Date: Wed, 4 Jan 1995 12:28:28 -0500 From: ar568 at freenet.carleton.ca (Aaron Shaw) Subject: U-Brews Jeff Wade previously mentioned his excitement about the arrival of U-Brew facilities coming to his state. I started brewing at one of these establishments 4 years ago when they started opening up around my province (Ontario). For the lazy brewer, the U-brews are ideal. You do not have to go out and buy all your ingredients and invest in large copper or stainless steel pots, and the best of all is NO CLEAN UP! What I didn't like was that it did not feel like I was truly making my own beer. I just dumped some malt extract and hops into a large brew pot (all of which were previously measured to match the recipe I had selected from a book). I was told to stir my wort occasionally during the next hour, and add more hops at the set intervals. Then one of the people that worked there came over turned off the burner and opened the valve at the bottom of the pot and away my wort went. I was told that it was being filtered and that it would be placed in a fermentation vessel. I came back 2 weeks later with 48 litres in bottles and filled them. After doing this 4 times I went out and bought my own equipment and started brewing at home. I was extremely excited at the prospects of being able to "go all-grain" and experiment with different ingredients (ie: fruit, coriander, coffee, belgian yeasts, etc...), which can not be found or permitted at most of the U-Brews. I don't want to put down brew-on-premises facilities because they are great for the lazy or busy brewer. I also recommend them to people who are interested in becoming a homebrewer, so they can get a starting knowledge of the brewing process and there is someone there to help out and answer questions along the way. But for the more creative and adventurous brewers, there is no substitute to that cherry stout or pumpkin ale made in a dusty corner of the basement that you made YOURSELF. - -- "Come my lad, and drink some beer!" Aaron Shaw Ottawa, Canada Return to table of contents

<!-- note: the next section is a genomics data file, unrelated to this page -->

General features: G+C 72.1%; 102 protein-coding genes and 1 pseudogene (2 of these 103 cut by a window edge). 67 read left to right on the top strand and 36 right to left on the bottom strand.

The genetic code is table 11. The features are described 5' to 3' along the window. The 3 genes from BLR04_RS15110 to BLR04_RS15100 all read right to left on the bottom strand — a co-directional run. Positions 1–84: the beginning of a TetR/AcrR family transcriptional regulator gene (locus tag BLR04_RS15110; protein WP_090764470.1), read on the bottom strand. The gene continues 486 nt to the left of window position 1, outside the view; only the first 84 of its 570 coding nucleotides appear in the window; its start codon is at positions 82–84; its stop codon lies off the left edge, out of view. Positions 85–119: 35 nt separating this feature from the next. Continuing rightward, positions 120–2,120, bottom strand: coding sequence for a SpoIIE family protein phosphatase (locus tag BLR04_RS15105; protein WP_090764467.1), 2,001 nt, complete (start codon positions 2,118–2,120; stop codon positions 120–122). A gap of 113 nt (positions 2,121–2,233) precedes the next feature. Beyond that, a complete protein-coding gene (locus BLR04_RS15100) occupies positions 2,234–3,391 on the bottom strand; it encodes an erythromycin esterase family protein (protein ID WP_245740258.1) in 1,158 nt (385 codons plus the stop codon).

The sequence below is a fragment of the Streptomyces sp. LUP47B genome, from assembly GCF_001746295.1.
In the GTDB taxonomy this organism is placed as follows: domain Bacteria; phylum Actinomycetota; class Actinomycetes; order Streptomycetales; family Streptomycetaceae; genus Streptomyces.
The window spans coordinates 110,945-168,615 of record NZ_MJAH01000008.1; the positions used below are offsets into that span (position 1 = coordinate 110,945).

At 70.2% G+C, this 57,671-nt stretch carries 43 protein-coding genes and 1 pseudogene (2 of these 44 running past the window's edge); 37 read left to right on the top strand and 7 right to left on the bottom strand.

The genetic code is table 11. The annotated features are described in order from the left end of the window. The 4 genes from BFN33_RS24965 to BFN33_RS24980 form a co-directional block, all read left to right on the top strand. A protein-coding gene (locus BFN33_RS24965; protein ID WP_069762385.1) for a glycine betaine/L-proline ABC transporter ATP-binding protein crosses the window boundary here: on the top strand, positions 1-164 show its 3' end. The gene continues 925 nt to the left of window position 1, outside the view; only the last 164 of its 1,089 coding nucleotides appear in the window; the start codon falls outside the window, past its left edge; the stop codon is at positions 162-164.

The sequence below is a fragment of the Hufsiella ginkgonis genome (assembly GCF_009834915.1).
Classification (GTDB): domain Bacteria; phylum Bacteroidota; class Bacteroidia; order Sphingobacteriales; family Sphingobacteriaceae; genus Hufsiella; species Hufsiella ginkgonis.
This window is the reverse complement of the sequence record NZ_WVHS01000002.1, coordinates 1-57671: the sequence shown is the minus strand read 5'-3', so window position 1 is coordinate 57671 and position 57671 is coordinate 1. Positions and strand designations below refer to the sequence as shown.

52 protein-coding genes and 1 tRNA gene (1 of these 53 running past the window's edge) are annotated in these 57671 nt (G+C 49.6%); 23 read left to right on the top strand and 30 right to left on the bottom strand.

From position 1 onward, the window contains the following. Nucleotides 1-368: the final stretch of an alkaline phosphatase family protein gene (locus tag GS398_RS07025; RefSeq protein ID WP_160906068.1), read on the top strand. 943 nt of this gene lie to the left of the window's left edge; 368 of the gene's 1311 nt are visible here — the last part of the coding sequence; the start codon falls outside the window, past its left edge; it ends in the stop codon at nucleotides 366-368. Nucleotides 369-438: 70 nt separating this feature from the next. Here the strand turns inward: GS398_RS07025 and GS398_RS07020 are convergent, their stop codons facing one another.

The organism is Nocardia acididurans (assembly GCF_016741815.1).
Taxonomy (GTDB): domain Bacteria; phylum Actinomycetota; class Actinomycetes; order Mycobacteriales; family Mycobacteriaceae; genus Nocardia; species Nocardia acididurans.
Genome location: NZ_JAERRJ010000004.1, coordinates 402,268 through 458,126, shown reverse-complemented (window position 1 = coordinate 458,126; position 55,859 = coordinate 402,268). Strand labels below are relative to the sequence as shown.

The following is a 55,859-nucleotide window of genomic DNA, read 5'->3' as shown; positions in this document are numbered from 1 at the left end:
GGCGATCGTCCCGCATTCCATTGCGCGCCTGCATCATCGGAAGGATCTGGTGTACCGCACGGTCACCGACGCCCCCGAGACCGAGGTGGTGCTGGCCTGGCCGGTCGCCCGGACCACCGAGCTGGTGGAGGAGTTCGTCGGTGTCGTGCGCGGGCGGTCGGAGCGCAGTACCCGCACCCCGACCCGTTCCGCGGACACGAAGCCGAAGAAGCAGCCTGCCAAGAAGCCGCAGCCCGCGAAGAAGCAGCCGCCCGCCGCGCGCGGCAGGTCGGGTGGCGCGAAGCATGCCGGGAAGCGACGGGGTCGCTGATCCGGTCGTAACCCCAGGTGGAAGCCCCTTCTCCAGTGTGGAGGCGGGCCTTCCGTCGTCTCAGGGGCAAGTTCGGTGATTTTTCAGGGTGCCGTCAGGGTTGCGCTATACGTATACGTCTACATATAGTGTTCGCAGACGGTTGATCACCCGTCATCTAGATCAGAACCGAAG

Date: Wed, 04 Jan 1995 13:28:55 -0500 (EST) From: ELLIS at DIRAC.PHYSICS.JMU.EDU Subject: Yeast culturing I recently purchased a yeast culturing kit from my supplier and the kit contains something called "Freeze Shield." Does anyone know what this stuff is composed of? Is it nothing more than just a glycerine solution? Also, what is the general opinion on the method of culturing yeast, is it better to grow yeast slants or to suspend the yeast in glycerol and freeze them? I have plenty of test tubes and freezer space so it seems to me that the latter method would be more advantageous since the yeast will supposedly remain viable for up to a year or more whereas the yeast slants will have to be reworked after about 6 months. Please correct me if my understanding of this is wrong. Thanks in advance for any advice on this matter! Darren Ellis Return to table of contents
Date: Wed, 4 Jan 1995 10:45:18 -0800 From: Steve Peters <stevep at pcx.ncd.com> Subject: U-Brew 12345678901234567892123456789312345678941234567895123456789612345678971234567898 > > Well we got our first one, and it looks as though it is now about > > months away before Seattle, WA will be enjoying its' first batch of U-Brew > >Seattle... ales, wines, and lagers! The Canadian trend moving into the > >states. Batches of 12.5 gallons at $80-100 dollars. Using beautiful Brass > >and all the other Micro-brewery equipment any homebrewer would *die* for! > >This sounds "ok" to me :-) I have two reservations about U-Brew (we have two here in Portland, OR) 1) the places here are extract-only 2) they charge significantly more than it costs me to brew myself I am thinking of paying them to make a batch of 1.020 gravity starter wort. I never have enough starter wort around, usually because if I have time to brew I want to make beer, not starter. Also, I dislike bottling more than a sixpack. It would be worth the money to have a large batch of starter ready made without the grunt work. Then I could concentrate my time on improving my beer. -steve - -- ...+ Steve Peters : stevep at pcx.ncd.com ....|.. Even Jesus wanted just ... ....+ Sustaining Engineering and Support ....|... a little more time ..... ...+ Network Computing Devices, Inc .......|...... : Tom Waits ....... Return to table of contents